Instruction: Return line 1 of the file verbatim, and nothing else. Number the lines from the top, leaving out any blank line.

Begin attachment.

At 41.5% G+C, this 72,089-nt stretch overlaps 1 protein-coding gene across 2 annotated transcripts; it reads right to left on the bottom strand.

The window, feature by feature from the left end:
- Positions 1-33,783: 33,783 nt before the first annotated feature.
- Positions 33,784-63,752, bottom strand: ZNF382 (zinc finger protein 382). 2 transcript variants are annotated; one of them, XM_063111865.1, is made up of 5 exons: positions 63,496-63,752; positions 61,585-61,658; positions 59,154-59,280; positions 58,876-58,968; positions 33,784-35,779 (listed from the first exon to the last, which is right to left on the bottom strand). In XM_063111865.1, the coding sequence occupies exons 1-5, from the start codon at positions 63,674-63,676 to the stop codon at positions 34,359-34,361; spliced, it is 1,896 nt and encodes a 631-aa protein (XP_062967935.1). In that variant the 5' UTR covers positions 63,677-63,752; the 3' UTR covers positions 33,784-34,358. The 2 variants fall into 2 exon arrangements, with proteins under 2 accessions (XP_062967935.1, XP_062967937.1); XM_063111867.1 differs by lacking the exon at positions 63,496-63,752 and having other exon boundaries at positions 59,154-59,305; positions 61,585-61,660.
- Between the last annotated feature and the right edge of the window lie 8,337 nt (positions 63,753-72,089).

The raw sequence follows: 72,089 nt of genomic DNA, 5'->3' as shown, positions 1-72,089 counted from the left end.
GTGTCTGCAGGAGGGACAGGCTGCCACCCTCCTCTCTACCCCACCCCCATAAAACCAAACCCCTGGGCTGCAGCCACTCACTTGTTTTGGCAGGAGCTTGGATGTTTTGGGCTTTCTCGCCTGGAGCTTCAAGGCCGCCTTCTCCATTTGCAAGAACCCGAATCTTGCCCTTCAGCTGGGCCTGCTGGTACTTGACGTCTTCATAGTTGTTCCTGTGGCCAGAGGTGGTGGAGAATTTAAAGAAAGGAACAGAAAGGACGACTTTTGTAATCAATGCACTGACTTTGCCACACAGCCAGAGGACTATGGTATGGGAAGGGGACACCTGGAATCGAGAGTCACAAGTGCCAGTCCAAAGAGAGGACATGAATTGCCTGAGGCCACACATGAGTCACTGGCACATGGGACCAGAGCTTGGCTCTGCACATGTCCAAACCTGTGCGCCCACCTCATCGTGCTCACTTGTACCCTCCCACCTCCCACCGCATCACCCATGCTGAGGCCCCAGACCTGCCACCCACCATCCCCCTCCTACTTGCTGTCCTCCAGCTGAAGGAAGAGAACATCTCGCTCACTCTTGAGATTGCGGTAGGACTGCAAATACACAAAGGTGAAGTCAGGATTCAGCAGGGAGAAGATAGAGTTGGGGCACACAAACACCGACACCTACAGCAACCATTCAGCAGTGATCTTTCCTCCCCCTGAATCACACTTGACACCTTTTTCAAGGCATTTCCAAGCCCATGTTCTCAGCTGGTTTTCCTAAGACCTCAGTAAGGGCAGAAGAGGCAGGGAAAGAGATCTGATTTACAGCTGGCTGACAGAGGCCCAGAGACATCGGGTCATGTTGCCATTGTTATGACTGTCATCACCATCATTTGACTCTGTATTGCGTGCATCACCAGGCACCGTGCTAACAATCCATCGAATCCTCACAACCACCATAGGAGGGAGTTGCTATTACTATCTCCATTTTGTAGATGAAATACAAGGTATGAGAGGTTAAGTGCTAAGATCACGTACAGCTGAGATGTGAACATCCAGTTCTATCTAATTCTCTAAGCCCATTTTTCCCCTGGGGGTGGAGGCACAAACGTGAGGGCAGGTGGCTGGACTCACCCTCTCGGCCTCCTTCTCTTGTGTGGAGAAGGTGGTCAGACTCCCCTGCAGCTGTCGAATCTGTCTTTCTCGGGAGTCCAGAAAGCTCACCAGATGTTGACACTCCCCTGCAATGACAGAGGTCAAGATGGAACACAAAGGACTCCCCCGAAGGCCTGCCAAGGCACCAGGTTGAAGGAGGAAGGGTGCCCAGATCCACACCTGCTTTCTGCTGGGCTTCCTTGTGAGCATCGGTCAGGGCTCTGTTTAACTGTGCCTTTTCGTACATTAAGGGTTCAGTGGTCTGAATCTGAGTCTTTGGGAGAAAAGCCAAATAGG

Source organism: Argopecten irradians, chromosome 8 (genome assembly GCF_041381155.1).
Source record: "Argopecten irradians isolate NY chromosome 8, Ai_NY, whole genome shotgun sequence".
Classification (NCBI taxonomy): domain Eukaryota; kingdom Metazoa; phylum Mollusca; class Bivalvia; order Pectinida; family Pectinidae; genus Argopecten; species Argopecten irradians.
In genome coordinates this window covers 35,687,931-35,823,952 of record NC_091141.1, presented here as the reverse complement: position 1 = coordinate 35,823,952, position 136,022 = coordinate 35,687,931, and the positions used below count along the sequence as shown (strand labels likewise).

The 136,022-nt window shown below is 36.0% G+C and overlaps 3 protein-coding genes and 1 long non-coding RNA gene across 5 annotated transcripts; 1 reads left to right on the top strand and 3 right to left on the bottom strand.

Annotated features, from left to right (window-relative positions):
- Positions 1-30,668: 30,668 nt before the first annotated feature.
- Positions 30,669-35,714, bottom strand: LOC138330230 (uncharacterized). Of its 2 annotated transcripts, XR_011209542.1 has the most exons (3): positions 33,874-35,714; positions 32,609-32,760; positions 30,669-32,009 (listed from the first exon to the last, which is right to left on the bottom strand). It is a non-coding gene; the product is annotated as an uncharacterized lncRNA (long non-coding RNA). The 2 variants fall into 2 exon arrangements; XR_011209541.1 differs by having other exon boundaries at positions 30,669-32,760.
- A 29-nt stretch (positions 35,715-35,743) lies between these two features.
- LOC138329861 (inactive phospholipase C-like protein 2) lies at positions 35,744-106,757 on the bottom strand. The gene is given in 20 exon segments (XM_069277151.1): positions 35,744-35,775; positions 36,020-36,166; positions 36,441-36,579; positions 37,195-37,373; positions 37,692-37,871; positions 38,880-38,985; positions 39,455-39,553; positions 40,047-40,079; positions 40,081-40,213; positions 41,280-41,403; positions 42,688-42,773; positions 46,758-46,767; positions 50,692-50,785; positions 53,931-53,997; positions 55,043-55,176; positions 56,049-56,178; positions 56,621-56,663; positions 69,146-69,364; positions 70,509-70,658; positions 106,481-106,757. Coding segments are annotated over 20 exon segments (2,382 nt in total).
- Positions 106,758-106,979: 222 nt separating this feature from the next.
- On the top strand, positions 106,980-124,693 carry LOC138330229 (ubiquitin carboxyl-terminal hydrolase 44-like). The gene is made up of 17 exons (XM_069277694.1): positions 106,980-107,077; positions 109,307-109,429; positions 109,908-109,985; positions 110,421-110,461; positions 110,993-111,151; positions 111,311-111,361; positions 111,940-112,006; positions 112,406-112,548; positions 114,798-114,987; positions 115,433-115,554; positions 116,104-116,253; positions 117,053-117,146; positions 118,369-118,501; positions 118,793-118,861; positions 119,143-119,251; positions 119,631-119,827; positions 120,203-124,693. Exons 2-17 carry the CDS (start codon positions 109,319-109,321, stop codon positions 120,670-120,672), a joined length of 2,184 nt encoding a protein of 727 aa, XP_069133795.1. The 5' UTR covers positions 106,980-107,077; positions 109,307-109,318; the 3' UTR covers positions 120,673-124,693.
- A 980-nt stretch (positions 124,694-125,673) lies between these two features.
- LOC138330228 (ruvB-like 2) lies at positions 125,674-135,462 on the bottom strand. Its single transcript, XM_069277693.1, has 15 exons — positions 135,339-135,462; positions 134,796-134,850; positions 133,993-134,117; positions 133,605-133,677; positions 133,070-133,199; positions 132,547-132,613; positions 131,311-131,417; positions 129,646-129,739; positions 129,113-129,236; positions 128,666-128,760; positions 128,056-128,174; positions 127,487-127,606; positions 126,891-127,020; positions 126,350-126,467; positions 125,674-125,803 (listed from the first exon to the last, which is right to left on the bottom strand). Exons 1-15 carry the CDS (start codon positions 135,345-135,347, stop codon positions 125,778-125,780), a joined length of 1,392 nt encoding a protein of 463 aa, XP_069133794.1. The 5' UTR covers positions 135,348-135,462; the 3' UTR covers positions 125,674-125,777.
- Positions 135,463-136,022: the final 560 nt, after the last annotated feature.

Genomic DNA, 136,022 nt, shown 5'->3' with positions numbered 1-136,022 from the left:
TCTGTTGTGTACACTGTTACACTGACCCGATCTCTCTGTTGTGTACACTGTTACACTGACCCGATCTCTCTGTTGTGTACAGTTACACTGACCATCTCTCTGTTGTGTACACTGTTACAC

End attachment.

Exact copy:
At 41.5% G+C, this 72,089-nt stretch overlaps 1 protein-coding gene across 2 annotated transcripts; it reads right to left on the bottom strand.